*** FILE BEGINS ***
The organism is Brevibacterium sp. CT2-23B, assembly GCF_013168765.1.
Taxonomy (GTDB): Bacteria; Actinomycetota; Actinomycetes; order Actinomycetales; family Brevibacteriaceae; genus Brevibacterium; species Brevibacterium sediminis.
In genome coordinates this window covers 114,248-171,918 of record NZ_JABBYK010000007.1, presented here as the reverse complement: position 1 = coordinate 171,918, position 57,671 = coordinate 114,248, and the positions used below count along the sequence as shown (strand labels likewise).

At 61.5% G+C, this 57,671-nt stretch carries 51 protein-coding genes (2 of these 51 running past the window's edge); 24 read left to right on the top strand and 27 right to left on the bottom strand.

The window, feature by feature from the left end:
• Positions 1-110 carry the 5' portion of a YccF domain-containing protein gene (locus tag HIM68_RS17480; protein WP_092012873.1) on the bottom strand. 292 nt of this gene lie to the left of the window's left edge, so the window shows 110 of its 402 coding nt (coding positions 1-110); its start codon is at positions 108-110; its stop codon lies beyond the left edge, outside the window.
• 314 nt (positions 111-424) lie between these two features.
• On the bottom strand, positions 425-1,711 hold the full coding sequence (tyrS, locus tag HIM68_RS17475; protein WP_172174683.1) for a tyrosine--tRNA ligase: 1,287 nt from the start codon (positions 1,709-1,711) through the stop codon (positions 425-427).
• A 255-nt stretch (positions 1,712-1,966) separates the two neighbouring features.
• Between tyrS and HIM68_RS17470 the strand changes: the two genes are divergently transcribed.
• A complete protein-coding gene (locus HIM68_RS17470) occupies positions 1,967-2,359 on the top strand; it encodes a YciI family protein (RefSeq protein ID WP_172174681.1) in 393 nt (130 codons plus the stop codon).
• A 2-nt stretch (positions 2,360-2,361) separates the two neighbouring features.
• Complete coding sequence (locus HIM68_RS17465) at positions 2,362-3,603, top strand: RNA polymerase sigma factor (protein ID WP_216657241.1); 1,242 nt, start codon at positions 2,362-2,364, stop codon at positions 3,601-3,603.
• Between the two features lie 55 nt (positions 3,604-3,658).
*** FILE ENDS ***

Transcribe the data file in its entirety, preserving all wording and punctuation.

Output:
The organism is Brevibacterium sp. CT2-23B, assembly GCF_013168765.1.
Taxonomy (GTDB): Bacteria; Actinomycetota; Actinomycetes; order Actinomycetales; family Brevibacteriaceae; genus Brevibacterium; species Brevibacterium sediminis.
In genome coordinates this window covers 114,248-171,918 of record NZ_JABBYK010000007.1, presented here as the reverse complement: position 1 = coordinate 171,918, position 57,671 = coordinate 114,248, and the positions used below count along the sequence as shown (strand labels likewise).

At 61.5% G+C, this 57,671-nt stretch carries 51 protein-coding genes (2 of these 51 running past the window's edge); 24 read left to right on the top strand and 27 right to left on the bottom strand.

The window, feature by feature from the left end:
• Positions 1-110 carry the 5' portion of a YccF domain-containing protein gene (locus tag HIM68_RS17480; protein WP_092012873.1) on the bottom strand. 292 nt of this gene lie to the left of the window's left edge, so the window shows 110 of its 402 coding nt (coding positions 1-110); its start codon is at positions 108-110; its stop codon lies beyond the left edge, outside the window.
• 314 nt (positions 111-424) lie between these two features.
• On the bottom strand, positions 425-1,711 hold the full coding sequence (tyrS, locus tag HIM68_RS17475; protein WP_172174683.1) for a tyrosine--tRNA ligase: 1,287 nt from the start codon (positions 1,709-1,711) through the stop codon (positions 425-427).
• A 255-nt stretch (positions 1,712-1,966) separates the two neighbouring features.
• Between tyrS and HIM68_RS17470 the strand changes: the two genes are divergently transcribed.
• A complete protein-coding gene (locus HIM68_RS17470) occupies positions 1,967-2,359 on the top strand; it encodes a YciI family protein (RefSeq protein ID WP_172174681.1) in 393 nt (130 codons plus the stop codon).
• A 2-nt stretch (positions 2,360-2,361) separates the two neighbouring features.
• Complete coding sequence (locus HIM68_RS17465) at positions 2,362-3,603, top strand: RNA polymerase sigma factor (protein ID WP_216657241.1); 1,242 nt, start codon at positions 2,362-2,364, stop codon at positions 3,601-3,603.
• Between the two features lie 55 nt (positions 3,604-3,658).